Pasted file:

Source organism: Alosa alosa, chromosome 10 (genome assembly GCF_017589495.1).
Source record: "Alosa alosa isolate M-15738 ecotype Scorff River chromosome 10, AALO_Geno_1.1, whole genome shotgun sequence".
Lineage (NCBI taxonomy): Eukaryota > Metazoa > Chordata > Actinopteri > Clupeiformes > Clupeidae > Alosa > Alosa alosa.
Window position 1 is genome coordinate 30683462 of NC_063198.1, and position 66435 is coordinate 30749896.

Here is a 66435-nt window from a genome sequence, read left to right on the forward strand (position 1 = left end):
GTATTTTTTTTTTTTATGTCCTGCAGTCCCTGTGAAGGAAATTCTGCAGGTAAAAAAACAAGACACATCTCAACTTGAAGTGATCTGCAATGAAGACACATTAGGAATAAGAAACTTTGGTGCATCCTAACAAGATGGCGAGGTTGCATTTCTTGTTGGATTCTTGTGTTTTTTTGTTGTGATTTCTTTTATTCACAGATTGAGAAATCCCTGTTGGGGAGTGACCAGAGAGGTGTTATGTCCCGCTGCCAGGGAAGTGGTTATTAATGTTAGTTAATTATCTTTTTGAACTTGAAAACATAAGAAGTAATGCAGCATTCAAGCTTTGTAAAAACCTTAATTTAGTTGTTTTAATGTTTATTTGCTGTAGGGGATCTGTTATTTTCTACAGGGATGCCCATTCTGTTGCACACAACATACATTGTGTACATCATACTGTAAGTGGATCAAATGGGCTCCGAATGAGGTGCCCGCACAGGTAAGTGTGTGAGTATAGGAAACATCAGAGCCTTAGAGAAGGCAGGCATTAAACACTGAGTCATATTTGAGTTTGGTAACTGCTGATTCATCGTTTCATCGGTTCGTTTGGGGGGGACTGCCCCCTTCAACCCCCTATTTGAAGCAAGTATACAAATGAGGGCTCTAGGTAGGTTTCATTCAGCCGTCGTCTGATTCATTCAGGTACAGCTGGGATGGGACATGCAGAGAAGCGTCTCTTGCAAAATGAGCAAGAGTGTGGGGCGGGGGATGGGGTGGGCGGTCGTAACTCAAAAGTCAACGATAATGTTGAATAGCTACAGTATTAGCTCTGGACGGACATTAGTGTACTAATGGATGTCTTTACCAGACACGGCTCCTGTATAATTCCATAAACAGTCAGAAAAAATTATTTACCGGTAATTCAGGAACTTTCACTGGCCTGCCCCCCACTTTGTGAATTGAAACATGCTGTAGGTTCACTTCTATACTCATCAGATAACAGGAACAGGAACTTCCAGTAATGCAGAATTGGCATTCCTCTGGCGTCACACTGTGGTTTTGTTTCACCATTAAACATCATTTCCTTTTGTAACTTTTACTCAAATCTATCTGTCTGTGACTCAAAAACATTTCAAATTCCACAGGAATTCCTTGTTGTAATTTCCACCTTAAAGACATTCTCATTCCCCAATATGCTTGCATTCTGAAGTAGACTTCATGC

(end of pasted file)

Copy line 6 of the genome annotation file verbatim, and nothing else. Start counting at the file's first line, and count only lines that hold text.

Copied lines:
GTATTTTTTTTTTTTATGTCCTGCAGTCCCTGTGAAGGAAATTCTGCAGGTAAAAAAACAAGACACATCTCAACTTGAAGTGATCTGCAATGAAGACACATTAGGAATAAGAAACTTTGGTGCATCCTAACAAGATGGCGAGGTTGCATTTCTTGTTGGATTCTTGTGTTTTTTTGTTGTGATTTCTTTTATTCACAGATTGAGAAATCCCTGTTGGGGAGTGACCAGAGAGGTGTTATGTCCCGCTGCCAGGGAAGTGGTTATTAATGTTAGTTAATTATCTTTTTGAACTTGAAAACATAAGAAGTAATGCAGCATTCAAGCTTTGTAAAAACCTTAATTTAGTTGTTTTAATGTTTATTTGCTGTAGGGGATCTGTTATTTTCTACAGGGATGCCCATTCTGTTGCACACAACATACATTGTGTACATCATACTGTAAGTGGATCAAATGGGCTCCGAATGAGGTGCCCGCACAGGTAAGTGTGTGAGTATAGGAAACATCAGAGCCTTAGAGAAGGCAGGCATTAAACACTGAGTCATATTTGAGTTTGGTAACTGCTGATTCATCGTTTCATCGGTTCGTTTGGGGGGGACTGCCCCCTTCAACCCCCTATTTGAAGCAAGTATACAAATGAGGGCTCTAGGTAGGTTTCATTCAGCCGTCGTCTGATTCATTCAGGTACAGCTGGGATGGGACATGCAGAGAAGCGTCTCTTGCAAAATGAGCAAGAGTGTGGGGCGGGGGATGGGGTGGGCGGTCGTAACTCAAAAGTCAACGATAATGTTGAATAGCTACAGTATTAGCTCTGGACGGACATTAGTGTACTAATGGATGTCTTTACCAGACACGGCTCCTGTATAATTCCATAAACAGTCAGAAAAAATTATTTACCGGTAATTCAGGAACTTTCACTGGCCTGCCCCCCACTTTGTGAATTGAAACATGCTGTAGGTTCACTTCTATACTCATCAGATAACAGGAACAGGAACTTCCAGTAATGCAGAATTGGCATTCCTCTGGCGTCACACTGTGGTTTTGTTTCACCATTAAACATCATTTCCTTTTGTAACTTTTACTCAAATCTATCTGTCTGTGACTCAAAAACATTTCAAATTCCACAGGAATTCCTTGTTGTAATTTCCACCTTAAAGACATTCTCATTCCCCAATATGCTTGCATTCTGAAGTAGACTTCATGC